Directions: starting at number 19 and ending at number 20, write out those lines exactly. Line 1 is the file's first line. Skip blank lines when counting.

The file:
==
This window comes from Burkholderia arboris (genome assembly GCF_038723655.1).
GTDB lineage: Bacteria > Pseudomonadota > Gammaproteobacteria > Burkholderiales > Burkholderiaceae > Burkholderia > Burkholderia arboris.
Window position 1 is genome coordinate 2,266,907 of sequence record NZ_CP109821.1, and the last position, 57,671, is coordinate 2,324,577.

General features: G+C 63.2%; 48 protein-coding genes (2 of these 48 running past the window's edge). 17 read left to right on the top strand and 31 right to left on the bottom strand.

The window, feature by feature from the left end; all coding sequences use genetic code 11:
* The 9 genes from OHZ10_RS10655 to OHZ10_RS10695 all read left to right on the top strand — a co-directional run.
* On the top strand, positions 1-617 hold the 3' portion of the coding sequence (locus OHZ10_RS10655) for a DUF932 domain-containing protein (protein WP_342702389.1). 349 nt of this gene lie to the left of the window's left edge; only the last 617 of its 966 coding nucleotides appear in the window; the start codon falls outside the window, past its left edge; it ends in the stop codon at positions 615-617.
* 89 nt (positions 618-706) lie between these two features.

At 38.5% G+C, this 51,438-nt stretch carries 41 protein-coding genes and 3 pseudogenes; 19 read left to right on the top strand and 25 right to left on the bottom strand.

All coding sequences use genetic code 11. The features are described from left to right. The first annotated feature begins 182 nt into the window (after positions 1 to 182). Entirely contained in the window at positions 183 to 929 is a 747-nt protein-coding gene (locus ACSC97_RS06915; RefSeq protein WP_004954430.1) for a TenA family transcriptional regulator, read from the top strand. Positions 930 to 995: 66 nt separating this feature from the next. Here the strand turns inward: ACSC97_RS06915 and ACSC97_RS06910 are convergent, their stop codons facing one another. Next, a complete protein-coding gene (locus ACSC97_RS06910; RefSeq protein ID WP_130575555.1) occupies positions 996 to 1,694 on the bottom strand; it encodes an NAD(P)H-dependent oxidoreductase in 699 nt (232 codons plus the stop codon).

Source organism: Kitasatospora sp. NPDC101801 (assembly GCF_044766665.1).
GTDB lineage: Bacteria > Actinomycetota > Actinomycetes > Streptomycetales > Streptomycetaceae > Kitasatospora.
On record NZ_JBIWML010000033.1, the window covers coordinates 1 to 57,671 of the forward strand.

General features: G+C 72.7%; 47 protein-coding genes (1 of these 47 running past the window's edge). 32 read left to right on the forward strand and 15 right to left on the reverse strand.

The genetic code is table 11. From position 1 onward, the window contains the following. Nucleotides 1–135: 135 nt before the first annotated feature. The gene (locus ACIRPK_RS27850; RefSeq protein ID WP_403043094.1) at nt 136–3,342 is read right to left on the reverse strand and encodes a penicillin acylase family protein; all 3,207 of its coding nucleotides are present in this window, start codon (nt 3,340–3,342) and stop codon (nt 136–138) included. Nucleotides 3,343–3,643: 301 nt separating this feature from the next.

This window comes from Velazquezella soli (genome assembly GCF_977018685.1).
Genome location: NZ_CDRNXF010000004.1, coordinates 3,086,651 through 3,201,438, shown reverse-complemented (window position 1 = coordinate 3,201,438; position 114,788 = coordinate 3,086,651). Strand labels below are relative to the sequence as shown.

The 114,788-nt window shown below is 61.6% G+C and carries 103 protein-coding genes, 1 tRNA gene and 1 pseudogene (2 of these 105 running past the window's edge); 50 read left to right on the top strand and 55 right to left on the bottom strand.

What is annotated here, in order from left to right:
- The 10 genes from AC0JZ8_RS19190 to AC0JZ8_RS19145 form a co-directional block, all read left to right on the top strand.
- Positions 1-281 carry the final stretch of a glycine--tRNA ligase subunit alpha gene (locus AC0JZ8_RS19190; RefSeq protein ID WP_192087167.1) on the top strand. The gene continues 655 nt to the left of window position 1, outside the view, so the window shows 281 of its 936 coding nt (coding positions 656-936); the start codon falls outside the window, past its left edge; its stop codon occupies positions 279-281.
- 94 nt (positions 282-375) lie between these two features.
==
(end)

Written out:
What is annotated here, in order from left to right:
- The 10 genes from AC0JZ8_RS19190 to AC0JZ8_RS19145 form a co-directional block, all read left to right on the top strand.